On that note, I actually find that the story around the film is a bit more interesting than the film itself. It was never shown outside Japan until the Far East Film Festival in 2003, and that surprisingly (given its lack of extreme or gratuitous sex or violence) it was banned for a substantial amount of time, until a rare print surfaced and the film began to finally find its audience – looking at some of the films that pass Eirin (the classifying body in Japan), this is flat out amazing. Without even hitting the later depths of Guts of a Beauty, or Naked Blood, or any of the films I mentioned in my introduction, Japanese cinema at the time was a lot more transgressive than its Western counterpart (some of the more lurid Mondo films – Addio Zio Tom leaps to mind - are notable exceptions); this is really very mild. All I can think is that people were offended by the "Malformed Men" – altered by medical science to be deliberately made into freaks and monsters, representing that the mentally ill and the handicapped were inhuman monsters to be feared. If it was done in the utterly reprehensible and exploitative way as Tod Browning did in Freaks, I could probably understand it, but these aren't the real deal – a) they're just bad make up jobs, and b) Jogoro states quite explicity how awfully society treats the "malformed". Knee-jerk reaction by PC conservatives? That's my best bet – and yet another reason to shoot any censor you see on sight.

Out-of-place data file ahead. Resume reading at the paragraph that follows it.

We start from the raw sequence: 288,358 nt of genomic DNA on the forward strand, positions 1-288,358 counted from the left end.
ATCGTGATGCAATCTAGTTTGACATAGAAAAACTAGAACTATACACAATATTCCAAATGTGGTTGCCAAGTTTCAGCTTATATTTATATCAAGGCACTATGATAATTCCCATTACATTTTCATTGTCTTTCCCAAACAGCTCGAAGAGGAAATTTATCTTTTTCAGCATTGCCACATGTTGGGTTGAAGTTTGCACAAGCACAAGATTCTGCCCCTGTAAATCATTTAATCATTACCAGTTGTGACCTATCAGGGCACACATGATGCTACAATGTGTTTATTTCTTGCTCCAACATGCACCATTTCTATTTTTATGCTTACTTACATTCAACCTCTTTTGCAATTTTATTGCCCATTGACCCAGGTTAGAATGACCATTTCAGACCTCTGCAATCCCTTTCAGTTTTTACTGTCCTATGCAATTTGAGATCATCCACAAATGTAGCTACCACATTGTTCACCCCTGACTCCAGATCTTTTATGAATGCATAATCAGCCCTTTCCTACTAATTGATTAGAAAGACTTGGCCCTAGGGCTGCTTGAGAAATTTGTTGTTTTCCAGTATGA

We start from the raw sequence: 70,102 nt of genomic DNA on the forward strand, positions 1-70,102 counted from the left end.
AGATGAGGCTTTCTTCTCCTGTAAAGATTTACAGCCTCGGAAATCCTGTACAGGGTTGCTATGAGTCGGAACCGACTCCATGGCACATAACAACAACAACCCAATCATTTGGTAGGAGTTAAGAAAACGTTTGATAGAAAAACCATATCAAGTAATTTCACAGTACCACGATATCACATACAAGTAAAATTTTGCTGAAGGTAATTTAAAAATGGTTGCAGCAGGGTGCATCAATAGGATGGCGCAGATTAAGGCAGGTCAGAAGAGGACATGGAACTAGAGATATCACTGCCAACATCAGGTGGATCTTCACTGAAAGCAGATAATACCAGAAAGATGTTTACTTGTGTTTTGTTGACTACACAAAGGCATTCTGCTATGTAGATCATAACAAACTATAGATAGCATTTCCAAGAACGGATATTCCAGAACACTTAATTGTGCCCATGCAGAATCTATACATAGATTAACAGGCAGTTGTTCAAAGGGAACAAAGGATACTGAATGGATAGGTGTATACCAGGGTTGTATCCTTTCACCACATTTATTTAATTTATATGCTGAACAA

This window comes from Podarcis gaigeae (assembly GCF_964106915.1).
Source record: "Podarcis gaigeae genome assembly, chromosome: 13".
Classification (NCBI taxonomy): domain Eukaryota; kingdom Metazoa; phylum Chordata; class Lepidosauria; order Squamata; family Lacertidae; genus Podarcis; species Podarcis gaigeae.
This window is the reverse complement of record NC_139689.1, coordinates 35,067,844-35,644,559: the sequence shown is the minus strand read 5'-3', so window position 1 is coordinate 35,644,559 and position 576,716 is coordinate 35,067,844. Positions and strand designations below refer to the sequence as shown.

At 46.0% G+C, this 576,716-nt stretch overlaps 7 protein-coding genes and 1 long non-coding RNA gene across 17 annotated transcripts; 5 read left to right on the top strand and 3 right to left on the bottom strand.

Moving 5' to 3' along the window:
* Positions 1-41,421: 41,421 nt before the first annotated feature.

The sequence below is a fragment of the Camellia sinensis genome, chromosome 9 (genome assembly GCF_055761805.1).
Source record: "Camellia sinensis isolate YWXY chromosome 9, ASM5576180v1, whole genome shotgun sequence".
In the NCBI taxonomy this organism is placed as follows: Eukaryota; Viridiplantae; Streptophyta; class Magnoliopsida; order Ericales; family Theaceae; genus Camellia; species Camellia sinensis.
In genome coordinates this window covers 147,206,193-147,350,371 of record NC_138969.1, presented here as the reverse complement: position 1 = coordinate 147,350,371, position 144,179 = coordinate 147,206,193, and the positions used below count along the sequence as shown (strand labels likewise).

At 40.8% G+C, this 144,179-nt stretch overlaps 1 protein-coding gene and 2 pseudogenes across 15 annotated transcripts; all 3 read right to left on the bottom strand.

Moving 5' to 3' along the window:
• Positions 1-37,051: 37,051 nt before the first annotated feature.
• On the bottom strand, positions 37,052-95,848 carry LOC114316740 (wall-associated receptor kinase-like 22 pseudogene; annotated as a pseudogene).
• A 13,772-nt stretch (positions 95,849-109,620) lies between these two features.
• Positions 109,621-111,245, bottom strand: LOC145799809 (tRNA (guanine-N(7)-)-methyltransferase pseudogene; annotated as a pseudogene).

Video